I hope you are getting over the flu you had last Friday. I’ve had it before and I felt absolutely terrible. I know it has been going around campus, and I see you were one of the unlucky ones to get it. Hopefully, you will get better soon, but please don’t come to class until you are well, because I don’t want to get sick! Anyways, in class Friday we discussed a passage titled, The Culture of Thin Bites Fiji, written by Ellen Goodman. This writing argues that the skinny culture of the United States is responsible for damaging the Fijian teens. In this article, Goodman discusses how the Fijian culture’s thoughts of being large turned around entirely. Goodman writes that in the years before 1995, “food was not only love, it was a cultural imperative.” (Goodman 608-610). This means eating was a sign of common hospitality. The appearance of being a big woman meant she was beautiful, and the bigger the women the more beautiful she looked. In this time, women were also prescribed to herbs that stimulated their appetites, resulting in them eating more food and gaining more weight. A common compliment many women received was, “You look wonderful! You’ve put on weight!”(Goodman 608-610). This statement shows the complete opposite view Americans have for their bodies, which is being slim is the ideal image for a woman. Americans often see being fat as an unpleasant image, so we try to stay in shape and maintain a slender body. The image American’s put forth drastically changed the way Fijian woman treated and viewed their bodies. In 1995, a change in the Fijian view occurred. The main reason for this change was due to American television being brought into the island. “Suddenly, the girls of rural coastal villages were watching the girls of Melrose Place and Beverly Hills 90210, not to mention Seinfeld and E.R.” (Goodman 608-610). As the women and girls began to watch these shows, the appearance of being fat suddenly became hideous. Soon, all the Fijian...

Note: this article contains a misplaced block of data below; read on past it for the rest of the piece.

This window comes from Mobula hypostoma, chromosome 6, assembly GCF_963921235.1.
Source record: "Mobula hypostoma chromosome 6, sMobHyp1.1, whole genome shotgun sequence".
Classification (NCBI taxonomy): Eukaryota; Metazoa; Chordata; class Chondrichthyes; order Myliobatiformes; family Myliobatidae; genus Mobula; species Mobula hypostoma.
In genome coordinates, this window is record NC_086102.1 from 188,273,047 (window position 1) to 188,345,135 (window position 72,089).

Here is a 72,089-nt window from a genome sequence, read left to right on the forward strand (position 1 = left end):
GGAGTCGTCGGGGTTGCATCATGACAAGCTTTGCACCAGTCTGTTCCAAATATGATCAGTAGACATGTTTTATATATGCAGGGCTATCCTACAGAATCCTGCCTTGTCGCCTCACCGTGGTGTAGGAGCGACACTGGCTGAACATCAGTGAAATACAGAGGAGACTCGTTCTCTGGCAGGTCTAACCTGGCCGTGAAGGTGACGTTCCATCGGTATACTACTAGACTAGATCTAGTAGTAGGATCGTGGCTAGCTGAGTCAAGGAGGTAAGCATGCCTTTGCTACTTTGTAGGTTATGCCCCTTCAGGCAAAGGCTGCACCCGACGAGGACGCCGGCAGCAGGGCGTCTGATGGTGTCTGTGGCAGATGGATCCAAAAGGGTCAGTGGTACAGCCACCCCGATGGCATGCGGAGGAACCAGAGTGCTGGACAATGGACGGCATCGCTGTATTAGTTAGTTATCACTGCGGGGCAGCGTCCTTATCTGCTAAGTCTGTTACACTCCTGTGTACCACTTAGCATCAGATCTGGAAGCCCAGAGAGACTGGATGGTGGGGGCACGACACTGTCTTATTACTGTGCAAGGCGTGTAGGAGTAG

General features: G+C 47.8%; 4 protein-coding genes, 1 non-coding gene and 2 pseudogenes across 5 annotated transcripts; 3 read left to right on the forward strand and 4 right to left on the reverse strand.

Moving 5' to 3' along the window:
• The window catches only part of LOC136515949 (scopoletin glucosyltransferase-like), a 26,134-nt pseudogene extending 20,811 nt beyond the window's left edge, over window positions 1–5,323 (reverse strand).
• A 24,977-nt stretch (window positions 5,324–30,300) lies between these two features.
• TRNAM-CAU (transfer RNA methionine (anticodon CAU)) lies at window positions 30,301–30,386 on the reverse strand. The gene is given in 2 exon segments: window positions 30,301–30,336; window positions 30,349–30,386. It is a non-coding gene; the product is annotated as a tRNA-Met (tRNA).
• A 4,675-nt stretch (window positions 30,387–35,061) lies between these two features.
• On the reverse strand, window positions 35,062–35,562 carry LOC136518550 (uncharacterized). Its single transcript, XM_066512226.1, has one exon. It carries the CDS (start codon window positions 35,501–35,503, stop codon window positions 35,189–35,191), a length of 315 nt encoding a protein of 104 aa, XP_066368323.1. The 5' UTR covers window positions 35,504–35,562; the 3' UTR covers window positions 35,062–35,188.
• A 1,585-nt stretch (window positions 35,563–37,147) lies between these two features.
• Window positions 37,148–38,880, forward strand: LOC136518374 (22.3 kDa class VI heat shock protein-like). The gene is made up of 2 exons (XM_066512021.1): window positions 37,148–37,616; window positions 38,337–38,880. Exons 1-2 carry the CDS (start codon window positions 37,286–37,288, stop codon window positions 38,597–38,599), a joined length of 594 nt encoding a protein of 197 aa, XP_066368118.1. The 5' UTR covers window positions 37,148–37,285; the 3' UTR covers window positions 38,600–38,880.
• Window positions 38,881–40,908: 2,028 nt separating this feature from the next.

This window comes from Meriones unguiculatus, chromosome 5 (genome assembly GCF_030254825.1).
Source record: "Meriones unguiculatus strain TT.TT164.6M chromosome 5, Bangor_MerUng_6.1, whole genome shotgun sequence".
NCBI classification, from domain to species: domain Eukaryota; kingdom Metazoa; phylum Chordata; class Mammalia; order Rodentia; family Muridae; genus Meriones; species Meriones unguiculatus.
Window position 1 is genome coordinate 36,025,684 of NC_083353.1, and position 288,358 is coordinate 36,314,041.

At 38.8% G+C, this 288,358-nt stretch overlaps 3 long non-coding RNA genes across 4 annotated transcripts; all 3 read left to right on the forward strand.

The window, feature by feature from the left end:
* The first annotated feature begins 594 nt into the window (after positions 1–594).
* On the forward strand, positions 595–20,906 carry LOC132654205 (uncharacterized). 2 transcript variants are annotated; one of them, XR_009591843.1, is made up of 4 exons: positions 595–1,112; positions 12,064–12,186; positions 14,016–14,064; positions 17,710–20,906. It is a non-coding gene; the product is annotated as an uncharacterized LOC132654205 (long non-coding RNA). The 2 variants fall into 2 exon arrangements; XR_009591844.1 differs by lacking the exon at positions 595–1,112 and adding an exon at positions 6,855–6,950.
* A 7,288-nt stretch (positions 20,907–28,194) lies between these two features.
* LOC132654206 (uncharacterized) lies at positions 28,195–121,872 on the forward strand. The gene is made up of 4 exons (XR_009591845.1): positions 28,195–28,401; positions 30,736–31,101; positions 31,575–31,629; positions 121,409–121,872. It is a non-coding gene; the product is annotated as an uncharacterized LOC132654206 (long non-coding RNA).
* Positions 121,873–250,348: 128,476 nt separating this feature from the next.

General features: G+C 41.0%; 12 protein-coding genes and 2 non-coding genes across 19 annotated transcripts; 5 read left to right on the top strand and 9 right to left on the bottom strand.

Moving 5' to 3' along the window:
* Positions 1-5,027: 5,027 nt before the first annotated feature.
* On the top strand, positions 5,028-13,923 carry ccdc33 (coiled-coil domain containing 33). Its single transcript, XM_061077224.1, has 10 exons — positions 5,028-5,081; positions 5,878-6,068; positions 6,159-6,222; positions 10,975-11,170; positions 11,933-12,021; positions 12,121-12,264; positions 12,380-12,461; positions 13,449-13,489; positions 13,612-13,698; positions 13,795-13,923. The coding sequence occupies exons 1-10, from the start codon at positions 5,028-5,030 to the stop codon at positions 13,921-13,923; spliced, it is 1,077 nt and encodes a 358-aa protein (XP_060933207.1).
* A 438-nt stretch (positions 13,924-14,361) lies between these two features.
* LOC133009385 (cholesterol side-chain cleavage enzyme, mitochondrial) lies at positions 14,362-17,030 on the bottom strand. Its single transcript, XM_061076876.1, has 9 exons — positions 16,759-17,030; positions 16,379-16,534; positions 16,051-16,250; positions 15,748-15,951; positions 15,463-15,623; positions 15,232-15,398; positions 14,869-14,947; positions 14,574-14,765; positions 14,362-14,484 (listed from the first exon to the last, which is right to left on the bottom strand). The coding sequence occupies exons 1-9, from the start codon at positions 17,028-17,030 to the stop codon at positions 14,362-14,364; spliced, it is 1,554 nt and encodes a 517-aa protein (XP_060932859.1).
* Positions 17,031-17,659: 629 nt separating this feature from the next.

Cited: Goodman, Ellen. Everythings 's an Argument . Fifth ed. Boston: The Boston Globe, 1999. 608-
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